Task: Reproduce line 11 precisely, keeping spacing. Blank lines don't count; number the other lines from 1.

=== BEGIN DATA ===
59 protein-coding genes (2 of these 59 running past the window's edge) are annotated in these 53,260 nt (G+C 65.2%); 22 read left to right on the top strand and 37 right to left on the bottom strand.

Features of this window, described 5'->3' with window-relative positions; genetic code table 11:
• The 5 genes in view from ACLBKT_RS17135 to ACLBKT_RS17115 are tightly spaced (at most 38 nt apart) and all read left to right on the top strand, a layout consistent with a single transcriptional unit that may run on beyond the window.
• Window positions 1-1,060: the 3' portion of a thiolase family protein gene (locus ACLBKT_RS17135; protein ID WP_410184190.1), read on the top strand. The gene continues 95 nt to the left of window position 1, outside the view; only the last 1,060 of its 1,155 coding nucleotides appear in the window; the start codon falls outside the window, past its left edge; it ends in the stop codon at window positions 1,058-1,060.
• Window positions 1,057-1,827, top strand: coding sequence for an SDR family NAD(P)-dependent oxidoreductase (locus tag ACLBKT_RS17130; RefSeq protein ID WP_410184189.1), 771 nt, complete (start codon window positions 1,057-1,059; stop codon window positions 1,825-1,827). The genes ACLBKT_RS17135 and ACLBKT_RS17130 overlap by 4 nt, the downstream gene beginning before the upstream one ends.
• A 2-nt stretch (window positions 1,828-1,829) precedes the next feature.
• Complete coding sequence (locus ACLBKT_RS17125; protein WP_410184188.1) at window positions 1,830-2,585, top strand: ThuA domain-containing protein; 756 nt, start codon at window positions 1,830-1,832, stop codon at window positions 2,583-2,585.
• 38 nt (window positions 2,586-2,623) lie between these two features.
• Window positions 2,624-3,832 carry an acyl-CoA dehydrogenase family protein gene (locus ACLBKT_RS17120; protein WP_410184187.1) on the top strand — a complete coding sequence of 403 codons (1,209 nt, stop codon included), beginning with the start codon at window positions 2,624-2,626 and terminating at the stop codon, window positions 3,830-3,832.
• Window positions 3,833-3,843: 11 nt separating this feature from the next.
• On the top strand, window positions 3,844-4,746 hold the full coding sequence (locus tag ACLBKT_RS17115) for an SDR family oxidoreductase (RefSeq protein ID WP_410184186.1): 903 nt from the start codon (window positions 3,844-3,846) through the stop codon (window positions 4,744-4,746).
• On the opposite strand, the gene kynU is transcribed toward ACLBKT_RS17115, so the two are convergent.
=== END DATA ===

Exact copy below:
• On the top strand, window positions 3,844-4,746 hold the full coding sequence (locus tag ACLBKT_RS17115) for an SDR family oxidoreductase (RefSeq protein ID WP_410184186.1): 903 nt from the start codon (window positions 3,844-3,846) through the stop codon (window positions 4,744-4,746).